**Put some air under it:** Kaepernick can wing it around the park, no question. And he's pretty solid about protecting the football (just eight interceptions). That's all good, but unless he wants his receivers to drop balls and suffer broken fingers, he had better learn to put some air under some of his throws. It won't be warm and balmy in Green Bay or -- if the Niners have to go there -- Seattle next week. Kaepernick has to get his completions however he can, because every throw -- and every dropped pass -- will count. He needs to make it easy on Anquan and the boys. 


Kansas City gets a defensive touchdown en route to surprising a few folks at Lucas Oil Stadium. That's right, we said "surprise." With so many hyper-aware that the Colts walked into Arrowhead Stadium and handed the Chiefs a loss in Week 16, there seems to be a feeling that Indy can win this matchup at home. Sure, it's possible. It's also factual that Kansas City was a better team all season -- even when Reggie Wayne was healthy. Yes, the Chiefs went 2-5 down the stretch, but the Colts weren't exactly gangbusters over the last half of the season, either. K.C. likely would have won in San Diego last Sunday if the coaching staff hadn't decided to roll with a bunch of bottom-of-the-depth-chart guys who were practically plucked straight from their shifts at the Cluck 'N' Chuck.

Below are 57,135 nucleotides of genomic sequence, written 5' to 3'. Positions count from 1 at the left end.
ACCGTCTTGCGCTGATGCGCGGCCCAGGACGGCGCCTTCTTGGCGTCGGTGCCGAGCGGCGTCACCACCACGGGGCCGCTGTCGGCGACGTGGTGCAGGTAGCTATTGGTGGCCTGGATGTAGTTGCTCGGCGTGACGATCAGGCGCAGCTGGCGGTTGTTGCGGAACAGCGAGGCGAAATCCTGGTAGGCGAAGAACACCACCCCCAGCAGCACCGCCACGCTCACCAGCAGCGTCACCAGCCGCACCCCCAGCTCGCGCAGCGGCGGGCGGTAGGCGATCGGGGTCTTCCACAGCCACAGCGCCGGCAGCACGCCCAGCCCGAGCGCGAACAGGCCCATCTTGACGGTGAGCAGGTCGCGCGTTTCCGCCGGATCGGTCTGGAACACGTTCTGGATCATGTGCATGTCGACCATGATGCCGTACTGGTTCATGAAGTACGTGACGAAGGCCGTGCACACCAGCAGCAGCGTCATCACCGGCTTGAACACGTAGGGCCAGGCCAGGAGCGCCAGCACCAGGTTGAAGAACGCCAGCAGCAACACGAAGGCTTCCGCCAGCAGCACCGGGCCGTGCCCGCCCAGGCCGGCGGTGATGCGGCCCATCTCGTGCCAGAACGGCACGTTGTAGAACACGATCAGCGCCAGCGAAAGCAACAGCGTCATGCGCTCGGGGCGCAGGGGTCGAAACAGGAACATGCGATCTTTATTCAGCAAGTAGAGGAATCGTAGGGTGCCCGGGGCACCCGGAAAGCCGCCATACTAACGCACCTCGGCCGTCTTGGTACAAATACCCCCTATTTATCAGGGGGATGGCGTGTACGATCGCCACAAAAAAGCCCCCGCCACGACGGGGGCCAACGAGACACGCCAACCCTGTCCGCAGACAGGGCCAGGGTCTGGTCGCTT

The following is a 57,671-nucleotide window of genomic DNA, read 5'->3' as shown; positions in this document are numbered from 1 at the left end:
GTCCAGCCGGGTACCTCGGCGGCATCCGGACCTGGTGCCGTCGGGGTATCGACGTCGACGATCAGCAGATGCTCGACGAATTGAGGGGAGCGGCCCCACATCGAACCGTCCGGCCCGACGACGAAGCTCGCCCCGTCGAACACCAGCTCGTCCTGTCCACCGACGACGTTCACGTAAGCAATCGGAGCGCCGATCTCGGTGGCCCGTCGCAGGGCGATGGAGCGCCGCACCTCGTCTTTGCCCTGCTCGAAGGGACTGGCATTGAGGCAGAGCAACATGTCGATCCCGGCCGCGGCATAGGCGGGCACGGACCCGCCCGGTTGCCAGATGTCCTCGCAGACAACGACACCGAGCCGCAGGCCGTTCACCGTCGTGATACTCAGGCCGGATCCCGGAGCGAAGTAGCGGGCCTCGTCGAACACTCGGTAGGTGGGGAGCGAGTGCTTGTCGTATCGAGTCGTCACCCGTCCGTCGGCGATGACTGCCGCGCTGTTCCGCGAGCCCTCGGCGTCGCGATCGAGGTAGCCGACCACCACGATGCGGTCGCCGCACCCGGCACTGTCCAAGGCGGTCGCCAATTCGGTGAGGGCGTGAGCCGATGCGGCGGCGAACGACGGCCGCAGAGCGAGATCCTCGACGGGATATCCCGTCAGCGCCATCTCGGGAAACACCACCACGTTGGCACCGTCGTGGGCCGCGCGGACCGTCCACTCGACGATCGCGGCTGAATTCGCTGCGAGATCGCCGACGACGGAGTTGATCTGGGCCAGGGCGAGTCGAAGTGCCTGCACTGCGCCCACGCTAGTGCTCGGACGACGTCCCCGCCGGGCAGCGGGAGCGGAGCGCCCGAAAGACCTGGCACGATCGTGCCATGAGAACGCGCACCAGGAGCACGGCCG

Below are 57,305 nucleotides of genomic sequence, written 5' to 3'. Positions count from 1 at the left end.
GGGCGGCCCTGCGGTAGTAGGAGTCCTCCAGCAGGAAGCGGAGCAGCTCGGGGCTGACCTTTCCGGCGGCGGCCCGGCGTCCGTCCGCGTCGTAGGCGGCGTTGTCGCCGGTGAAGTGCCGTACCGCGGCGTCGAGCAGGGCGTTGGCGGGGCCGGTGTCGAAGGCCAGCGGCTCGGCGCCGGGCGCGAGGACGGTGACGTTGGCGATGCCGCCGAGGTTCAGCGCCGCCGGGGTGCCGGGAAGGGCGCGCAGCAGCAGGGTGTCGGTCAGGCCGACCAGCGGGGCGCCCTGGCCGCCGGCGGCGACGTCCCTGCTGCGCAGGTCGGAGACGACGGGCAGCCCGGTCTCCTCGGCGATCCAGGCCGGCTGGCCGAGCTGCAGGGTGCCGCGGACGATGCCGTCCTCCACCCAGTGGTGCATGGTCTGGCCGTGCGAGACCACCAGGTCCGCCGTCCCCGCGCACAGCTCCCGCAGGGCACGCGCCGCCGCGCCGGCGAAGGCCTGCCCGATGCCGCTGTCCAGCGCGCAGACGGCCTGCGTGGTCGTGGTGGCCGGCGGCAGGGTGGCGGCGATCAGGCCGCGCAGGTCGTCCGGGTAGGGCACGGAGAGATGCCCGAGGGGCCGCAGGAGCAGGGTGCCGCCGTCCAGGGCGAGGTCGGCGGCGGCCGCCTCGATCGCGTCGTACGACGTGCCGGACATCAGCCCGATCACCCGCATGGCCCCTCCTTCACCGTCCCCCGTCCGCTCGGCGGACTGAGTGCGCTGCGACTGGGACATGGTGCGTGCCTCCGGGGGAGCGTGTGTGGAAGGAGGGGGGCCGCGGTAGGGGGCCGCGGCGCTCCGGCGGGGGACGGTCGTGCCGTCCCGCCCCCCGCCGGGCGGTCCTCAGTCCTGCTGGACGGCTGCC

Now, none of this is to suggest that the Colts will get whipped. We just don't want to further the notion that "If a" always comes with a "then b and c." Winning in Kansas City two weeks ago doesn't mean the Colts will triumph this weekend and advance to the divisional round.

 **What it comes down to:** Victory. Just kidding. Can the